A New Deal for Welfare: Empowering People to Work: Oxfam GB's response | Oxfam | Poverty

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Oxfam GB established a UK Poverty Programme (UKPP) in the mid 1990s in response to a concern that it should begin to address poverty ‘at home’ in a more systematic way. The overall purpose of the UKPP is to have a direct impact on poverty and social exclusion in the UK, by strengthening the skills and capacity of the community and voluntary sector to tackle poverty more effectively, and by direct lobbying and campaigning based on Oxfam’s domestic and international programme experience. In both its international and UK programmes, Oxfam works in alliance with partner organisations in long-term development and anti-poverty work with community groups and people in poverty. Oxfam takes a ‘rights-based’ approach to poverty and suffering. We regard poverty as multi-dimensional and complex, comprising at least four aspects: not having enough to live on, not having enough to build from, being excluded from wealth, and being excluded from the power to change things for the better. Thus our definition goes beyond the purely economic to encompass poor capabilities, exclusion, powerlessness and inequity. The UKPP’s response is organised around key programme themes: sustainable livelihoods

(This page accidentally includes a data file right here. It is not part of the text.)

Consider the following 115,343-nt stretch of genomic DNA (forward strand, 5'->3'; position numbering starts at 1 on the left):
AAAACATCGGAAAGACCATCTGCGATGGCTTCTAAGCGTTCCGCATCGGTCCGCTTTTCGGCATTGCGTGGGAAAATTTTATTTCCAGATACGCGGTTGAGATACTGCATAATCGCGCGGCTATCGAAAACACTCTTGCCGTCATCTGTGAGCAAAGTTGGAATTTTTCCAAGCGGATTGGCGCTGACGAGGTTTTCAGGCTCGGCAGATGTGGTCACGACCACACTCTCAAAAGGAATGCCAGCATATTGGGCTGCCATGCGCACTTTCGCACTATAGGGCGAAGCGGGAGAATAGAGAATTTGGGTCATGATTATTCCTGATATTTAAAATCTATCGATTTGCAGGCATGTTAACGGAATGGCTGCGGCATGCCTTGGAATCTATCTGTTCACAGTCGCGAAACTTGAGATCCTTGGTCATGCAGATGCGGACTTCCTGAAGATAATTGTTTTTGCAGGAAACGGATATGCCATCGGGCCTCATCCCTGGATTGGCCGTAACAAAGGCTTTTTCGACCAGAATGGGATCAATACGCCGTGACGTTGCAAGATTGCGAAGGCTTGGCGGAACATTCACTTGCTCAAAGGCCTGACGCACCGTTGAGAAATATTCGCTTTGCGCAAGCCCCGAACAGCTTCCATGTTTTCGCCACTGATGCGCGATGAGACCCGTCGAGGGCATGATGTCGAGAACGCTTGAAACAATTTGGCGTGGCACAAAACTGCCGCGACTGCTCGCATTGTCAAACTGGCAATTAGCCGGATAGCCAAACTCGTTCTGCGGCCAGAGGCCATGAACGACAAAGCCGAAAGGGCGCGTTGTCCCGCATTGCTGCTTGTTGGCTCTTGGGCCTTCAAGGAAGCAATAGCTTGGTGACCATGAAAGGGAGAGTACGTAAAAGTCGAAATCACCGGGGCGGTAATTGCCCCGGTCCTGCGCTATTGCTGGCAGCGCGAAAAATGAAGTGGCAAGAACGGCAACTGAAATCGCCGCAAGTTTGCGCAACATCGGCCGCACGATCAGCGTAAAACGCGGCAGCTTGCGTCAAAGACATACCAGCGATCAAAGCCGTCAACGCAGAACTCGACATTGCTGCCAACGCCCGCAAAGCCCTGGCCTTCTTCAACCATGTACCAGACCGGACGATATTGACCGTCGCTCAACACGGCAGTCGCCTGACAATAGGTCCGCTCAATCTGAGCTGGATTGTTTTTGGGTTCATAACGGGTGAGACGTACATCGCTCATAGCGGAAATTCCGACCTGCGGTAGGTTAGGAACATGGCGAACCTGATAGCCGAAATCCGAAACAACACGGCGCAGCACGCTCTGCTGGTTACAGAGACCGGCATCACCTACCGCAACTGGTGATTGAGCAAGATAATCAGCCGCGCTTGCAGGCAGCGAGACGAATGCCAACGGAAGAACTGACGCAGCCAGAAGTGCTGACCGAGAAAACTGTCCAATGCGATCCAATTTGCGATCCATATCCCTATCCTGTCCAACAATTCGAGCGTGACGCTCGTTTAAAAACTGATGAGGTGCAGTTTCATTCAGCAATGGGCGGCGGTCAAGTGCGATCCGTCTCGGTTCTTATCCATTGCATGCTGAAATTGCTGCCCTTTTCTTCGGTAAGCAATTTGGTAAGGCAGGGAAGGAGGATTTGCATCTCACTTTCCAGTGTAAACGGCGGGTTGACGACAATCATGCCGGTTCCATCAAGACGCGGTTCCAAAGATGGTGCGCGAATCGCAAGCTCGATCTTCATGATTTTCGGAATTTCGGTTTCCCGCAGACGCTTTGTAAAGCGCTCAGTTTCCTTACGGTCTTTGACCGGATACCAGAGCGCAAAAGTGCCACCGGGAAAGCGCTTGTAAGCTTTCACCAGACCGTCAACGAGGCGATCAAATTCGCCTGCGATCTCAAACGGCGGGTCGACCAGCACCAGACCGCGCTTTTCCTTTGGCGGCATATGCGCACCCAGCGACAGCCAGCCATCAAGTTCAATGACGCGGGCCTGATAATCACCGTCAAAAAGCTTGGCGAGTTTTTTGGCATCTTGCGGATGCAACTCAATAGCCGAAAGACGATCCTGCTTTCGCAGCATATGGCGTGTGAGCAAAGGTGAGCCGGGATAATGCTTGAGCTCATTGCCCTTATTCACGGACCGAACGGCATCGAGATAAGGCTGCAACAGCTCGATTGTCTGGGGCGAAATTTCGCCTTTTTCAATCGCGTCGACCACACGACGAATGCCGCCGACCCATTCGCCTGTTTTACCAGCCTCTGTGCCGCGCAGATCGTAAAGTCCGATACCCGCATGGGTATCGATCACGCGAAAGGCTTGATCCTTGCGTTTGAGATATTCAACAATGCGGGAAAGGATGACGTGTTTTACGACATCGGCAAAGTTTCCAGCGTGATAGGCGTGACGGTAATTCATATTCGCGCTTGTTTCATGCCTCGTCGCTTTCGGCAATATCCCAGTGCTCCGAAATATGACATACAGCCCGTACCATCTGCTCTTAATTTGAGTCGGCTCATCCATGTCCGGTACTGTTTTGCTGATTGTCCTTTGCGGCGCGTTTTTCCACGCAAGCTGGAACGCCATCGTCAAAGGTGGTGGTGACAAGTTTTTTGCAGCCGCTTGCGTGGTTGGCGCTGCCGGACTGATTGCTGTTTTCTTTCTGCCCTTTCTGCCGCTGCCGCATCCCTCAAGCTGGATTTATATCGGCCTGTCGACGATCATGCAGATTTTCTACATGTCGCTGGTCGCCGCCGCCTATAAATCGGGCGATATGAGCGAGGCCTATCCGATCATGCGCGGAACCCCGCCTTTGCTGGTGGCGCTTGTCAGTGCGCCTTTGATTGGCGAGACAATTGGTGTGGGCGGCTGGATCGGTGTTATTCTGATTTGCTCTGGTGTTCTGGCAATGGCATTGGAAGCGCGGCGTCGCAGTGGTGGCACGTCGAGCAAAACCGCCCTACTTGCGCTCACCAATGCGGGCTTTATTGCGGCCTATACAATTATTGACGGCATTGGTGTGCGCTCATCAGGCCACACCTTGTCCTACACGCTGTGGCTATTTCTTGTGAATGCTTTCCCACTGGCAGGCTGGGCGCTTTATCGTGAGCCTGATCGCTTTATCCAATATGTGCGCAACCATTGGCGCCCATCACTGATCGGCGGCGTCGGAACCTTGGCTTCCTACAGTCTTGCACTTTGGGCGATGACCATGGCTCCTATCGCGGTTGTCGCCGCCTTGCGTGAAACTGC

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    Oxfam GB’s response to: ‘A new deal for welfare: Empowering people to work’ Oxfam’s UK Poverty Programme Oxfam GB established a UK Poverty Programme (UKPP) in the mid 1990s in response to a concern that it should begin to address poverty ‘at home’ in a more systematic way. The overall purpose of the UKPP is to have a direct impact on poverty and social exclusion in the UK, by strengthening the skills and capacity of the community and voluntary sector to tackle poverty more effectively, and by direct lobbying and campaigning based on Oxfam’s domestic and international programme experience. In both its international and UK programmes, Oxfam works in alliance with partner organisations in long-term development and anti-poverty work with community groups and people in poverty. Oxfam takes a ‘rights-based’ approach to poverty and suffering. We regard poverty as multi-dimensional and complex, comprising at least four aspects: not having enough to live on, not having enough to build from, being excluded from wealth, and being excluded from the power to change things for the better. Thus our definition goes beyond the purely economic to encompass poor capabilities, exclusion, powerlessness and inequity. The UKPP’s response is organised around key programme themes: sustainable livelihoods; asylum; and equalities (race and gender). In our response, Oxfam makes general comments on a range of issues relevant to the Green Paper: the ‘sustainable livelihoods’ approach; conditionality and compulsion; issues facing lone parents; delivering welfare reform; and the absence of gender analysis. We then make specific comments in response to questions 1-4, 7, 10, and11 set out in the Paper. For further details about Oxfam’s work in the UK, see www.oxfamgb.org/ukpp    General Comments The ‘sustainable livelihoods’ approach The sustainable livelihoods approach was developed in the 1980s and gained popularity in the 1990s when it was adopted by the Department for International Development (DfID) and agencies such as Oxfam. Our programmes, both internationally and in the UK, use the framework to analyse the capabilities, assets and activities required to make a living. A livelihood may be said to be sustainable when it can cope with stresses and shocks and maintain or enhance its capabilities 1 . The framework examines a range of assets (financial, human, physical, social, environmental), and looks at the way in which they are used to make a living. It also considers the trends and shocks that have a fundamental impact of people’s ability to sustain a livelihood, and the policies, institutions and processes that influence people’s access to assets and their ability to build assets. We recommend that the Department for Work and Pensions, drawing on the experience of DfID and others, should use the sustainable livelihoods approach to develop a more holistic understanding of the interaction between employment, benefits, unpaid work and caring, and financial assets (eg. savings and credit) – and how the mix contributes to people’s ability to make a living. The framework can also help to explain differences in the ways women and men’s seek to build livelihoods. For example, a recent Oxfam survey of household livelihoods in Thornaby, in the North East of England, clearly brought out the differences between single males and single female parents. Women often took on unmanageable levels of debt, due to their caring responsibilities, whereas the men refused to take credit and so lived a hand-to-mouth existence. The ability and willingness of both groups to seek employment was very different, and depended, in addition to their skills, on what made them feel secure or insecure. 1  Long G., Phillips K., Reynolds B. (2002) The Sustainable Livelihoods Framework: A Scoping Exercise in Scotland, Report for Oxfam UK Poverty Programme, The Active Learning Centre, University of Glasgow.    Based on our evidence we would recommend that the Department for Work and Pensions look at the overall picture of assets and life events (and across the life cycle), rather than limit itself to a snapshot of benefits and employment. As a major department that holds data on individuals at most stages of their lives, and one which has significant links to other departments holding relevant, working-age data, we feel that DWP is ideally placed to take this holistic view. Conditionality and Compulsion The Green Paper proposes to increase individual responsibility to participate in the labour market in order to match the rights granted them by the state. We believe that responsibilities are often targeted disproportionately on poor and vulnerable sectors of society – the very groups most in need of a guaranteed set of economic, social and cultural rights 2 . Our programme work also shows that many people throughout the UK are unaware of their rights and/or unable to exercise them. Any approach to increase individual responsibility for employment and job-seeking, particularly with reference to particularly vulnerable groups, must therefore see an equal effort put into ensuring that the state meets its own responsibilities, and that individual rights can be claimed and exercised. We are very concerned over the introduction of mandatory work-focused interviews, particularly amongst a client group that expresses a wish to return to work in 80-90% of cases. Instead, we suggest it would be more productive to offer additional support and facilitation to this client group. Throughout the Green Paper, there is a consistent willingness to engage with individuals on a one-to-one, personalised basis to provide the necessary support mechanisms. We feel that the blunt tool of compulsion runs contrary to this intent. We welcome the phased approach to transition into work set out in the paper; we would, however, urge the government to recognise that the vast majority of the most vulnerable people are unable rather than unwilling to exercise their responsibilities, due to barriers in coming off benefits or getting into work. This is particularly true of groups such as those with disabilities, those with long-term illnesses, and lone parents. We believe the emphasis should be on investigating the perceptions of people from these groups of the barriers that they face, and of the support that would help them overcome these. 2  Ruxton S., Karim R. (2001) Beyond Civil Rights: Developing Economic, Social and Cultural Rights in the United Kingdom, Oxfam Working Paper    Lone parents  The ‘Get Heard’ project 3  has identified childcare as one of the main barriers preventing lone parents returning to work. We are therefore pleased to see the additional focus on flexible and wrap-around childcare within discussions around welfare reform. We also support the concept of introducing a duty on local authorities to secure suitable childcare. The Green Paper recognises that childcare is a key and in many cases, insurmountable barrier to getting lone parents into work, and this chimes with Oxfam’s experience. Convenient, affordable childcare, even with the support of tax credits, is still a rarity. The poorest women simply cannot afford to make up the difference between the tax credits they get, and the cost of the childcare they need. This is a particular barrier for women in moving from part-time to full-time work. Delivering welfare reform While Oxfam welcomes the commitment in the Green Paper to more customised, individual support, we are concerned that reorganisation and cuts in staffing in relevant employment and benefits services will make improved support very difficult. The most vulnerable people experience particular difficulties in accessing information and support, due to issues such as lack of transport, caring responsibilities, and reduced mobility. They are disproportionately affected by changes in personnel and procedures. They feel the effect most due to their lack of self-confidence and self esteem, brought about by many years of dealing with the day-to-day realities of poverty. Research has shown that those who required the most help in seeking employment under the Job Seekers Allowance regime, pre Spending Review 2004, were those who received the least help 4 . We feel that the increased demands on the time of JobCentrePlus staff through an increase in the ‘active’ caseload, and continued restructuring and downsizing within DWP as a whole will exacerbate this situation. In general, we welcome an extension of the Pathways to Work Programme, and its individually focused approach. However, we are concerned about the extension of a time-intensive programme within the context of large-scale 3  ‘Get Heard’ is a project of the Social Policy Task Force (of which Oxfam’s UK Poverty Programme is a member) and the Department for Work and Pensions, funded by the European Commission, the DWP and Oxfam to enable people with experience of poverty to contribute their views to the National Action Plan on Social Inclusion 2006-08. 4   Wright S., ‘The street level implementation of unemployment policy’, in Millar J. (ed.) (2003) Understanding Social Security: Issues for policy and practice, The Policy Press, Bristol